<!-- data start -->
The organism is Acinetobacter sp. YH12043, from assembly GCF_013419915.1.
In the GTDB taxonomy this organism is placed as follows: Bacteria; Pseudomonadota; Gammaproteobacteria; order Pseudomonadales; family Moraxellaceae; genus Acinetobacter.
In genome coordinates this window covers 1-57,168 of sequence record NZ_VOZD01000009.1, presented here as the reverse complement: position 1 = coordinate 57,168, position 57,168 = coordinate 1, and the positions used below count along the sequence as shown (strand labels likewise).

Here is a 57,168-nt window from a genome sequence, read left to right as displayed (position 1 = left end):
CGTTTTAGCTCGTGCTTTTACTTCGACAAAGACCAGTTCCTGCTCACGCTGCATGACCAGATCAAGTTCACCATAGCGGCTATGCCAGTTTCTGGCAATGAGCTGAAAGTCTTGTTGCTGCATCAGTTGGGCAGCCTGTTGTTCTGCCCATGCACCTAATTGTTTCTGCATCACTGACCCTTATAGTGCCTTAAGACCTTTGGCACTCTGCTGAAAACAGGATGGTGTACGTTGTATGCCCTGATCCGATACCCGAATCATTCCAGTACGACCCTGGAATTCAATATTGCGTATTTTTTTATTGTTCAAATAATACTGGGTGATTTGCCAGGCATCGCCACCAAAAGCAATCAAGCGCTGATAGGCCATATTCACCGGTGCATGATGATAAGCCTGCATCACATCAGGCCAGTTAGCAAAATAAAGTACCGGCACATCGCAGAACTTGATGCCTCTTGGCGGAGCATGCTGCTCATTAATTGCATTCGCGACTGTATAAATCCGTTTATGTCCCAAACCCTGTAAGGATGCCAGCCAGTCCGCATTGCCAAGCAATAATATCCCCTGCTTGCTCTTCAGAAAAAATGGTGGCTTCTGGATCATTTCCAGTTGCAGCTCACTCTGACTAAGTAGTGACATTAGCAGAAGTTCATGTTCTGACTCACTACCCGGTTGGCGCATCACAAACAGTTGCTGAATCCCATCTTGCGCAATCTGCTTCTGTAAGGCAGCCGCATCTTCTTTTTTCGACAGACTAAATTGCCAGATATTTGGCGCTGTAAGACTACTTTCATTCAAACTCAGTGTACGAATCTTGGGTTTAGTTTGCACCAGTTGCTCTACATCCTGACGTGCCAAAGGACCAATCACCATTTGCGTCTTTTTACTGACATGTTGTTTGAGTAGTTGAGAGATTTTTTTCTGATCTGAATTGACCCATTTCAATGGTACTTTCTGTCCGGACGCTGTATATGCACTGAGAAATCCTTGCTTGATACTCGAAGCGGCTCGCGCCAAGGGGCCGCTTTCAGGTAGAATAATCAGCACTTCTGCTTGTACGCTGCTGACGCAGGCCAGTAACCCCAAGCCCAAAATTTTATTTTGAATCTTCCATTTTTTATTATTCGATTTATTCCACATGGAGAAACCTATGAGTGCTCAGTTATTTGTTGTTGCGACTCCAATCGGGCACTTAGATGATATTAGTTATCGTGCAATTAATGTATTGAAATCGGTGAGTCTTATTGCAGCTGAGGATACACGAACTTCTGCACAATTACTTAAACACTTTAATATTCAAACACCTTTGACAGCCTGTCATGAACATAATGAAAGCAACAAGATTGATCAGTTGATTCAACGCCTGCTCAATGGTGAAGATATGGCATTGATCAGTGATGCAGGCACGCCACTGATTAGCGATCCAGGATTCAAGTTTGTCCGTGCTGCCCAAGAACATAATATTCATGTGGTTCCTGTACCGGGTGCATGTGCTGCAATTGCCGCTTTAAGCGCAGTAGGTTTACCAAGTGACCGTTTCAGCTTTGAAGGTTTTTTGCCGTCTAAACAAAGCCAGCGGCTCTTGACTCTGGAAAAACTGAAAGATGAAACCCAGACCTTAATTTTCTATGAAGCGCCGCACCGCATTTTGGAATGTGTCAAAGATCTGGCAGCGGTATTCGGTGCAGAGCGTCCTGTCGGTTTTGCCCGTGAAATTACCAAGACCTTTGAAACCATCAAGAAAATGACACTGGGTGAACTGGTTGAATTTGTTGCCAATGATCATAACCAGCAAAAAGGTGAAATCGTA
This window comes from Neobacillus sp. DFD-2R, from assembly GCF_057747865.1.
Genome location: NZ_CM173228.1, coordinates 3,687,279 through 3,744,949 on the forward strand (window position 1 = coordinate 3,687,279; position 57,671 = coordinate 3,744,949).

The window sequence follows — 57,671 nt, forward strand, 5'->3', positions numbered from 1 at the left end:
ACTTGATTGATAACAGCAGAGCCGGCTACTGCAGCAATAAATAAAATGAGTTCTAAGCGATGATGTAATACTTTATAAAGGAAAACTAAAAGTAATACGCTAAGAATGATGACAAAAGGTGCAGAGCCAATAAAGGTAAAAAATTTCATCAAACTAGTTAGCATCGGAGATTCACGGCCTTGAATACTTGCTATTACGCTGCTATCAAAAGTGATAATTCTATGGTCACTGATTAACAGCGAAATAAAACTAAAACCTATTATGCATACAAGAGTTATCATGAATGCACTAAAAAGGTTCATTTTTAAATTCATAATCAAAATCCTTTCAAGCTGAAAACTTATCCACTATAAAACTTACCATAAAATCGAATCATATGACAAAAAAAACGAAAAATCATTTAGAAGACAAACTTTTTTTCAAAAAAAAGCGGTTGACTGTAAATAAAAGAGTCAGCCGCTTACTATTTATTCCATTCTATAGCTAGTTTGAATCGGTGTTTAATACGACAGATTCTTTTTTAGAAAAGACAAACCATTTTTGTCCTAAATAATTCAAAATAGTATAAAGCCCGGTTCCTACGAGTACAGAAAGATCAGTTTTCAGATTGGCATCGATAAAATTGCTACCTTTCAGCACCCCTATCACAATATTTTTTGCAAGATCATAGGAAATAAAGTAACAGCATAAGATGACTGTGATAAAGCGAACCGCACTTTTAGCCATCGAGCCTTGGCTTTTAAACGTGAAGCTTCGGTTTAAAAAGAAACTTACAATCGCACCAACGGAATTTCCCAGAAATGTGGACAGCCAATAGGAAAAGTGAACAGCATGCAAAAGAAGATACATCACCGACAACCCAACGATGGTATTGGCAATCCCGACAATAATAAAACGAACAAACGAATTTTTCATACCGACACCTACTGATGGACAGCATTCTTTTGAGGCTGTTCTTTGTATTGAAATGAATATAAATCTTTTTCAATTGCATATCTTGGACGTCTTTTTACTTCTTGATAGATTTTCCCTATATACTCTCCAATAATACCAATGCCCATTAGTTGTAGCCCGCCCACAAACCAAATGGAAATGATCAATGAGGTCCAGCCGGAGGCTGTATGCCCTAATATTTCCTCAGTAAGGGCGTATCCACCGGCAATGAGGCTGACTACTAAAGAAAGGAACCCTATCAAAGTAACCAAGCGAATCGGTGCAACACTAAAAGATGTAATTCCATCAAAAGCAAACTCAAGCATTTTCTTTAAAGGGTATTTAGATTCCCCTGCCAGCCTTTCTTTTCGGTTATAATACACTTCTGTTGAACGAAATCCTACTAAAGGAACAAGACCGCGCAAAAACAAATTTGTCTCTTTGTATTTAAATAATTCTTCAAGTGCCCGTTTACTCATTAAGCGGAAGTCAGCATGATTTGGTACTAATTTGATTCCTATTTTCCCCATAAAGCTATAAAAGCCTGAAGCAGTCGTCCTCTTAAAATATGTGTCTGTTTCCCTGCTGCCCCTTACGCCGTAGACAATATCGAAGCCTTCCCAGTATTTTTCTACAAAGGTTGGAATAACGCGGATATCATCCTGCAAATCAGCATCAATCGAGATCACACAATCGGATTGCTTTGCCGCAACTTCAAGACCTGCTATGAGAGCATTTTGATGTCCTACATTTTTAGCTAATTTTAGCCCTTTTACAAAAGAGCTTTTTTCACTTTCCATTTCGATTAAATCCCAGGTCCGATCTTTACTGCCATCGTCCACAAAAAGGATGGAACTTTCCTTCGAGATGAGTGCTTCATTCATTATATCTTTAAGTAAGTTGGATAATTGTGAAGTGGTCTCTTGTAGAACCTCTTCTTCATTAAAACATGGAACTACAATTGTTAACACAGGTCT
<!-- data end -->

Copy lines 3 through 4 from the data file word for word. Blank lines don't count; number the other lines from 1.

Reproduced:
In genome coordinates this window covers 1-57,168 of sequence record NZ_VOZD01000009.1, presented here as the reverse complement: position 1 = coordinate 57,168, position 57,168 = coordinate 1, and the positions used below count along the sequence as shown (strand labels likewise).

Here is a 57,168-nt window from a genome sequence, read left to right as displayed (position 1 = left end):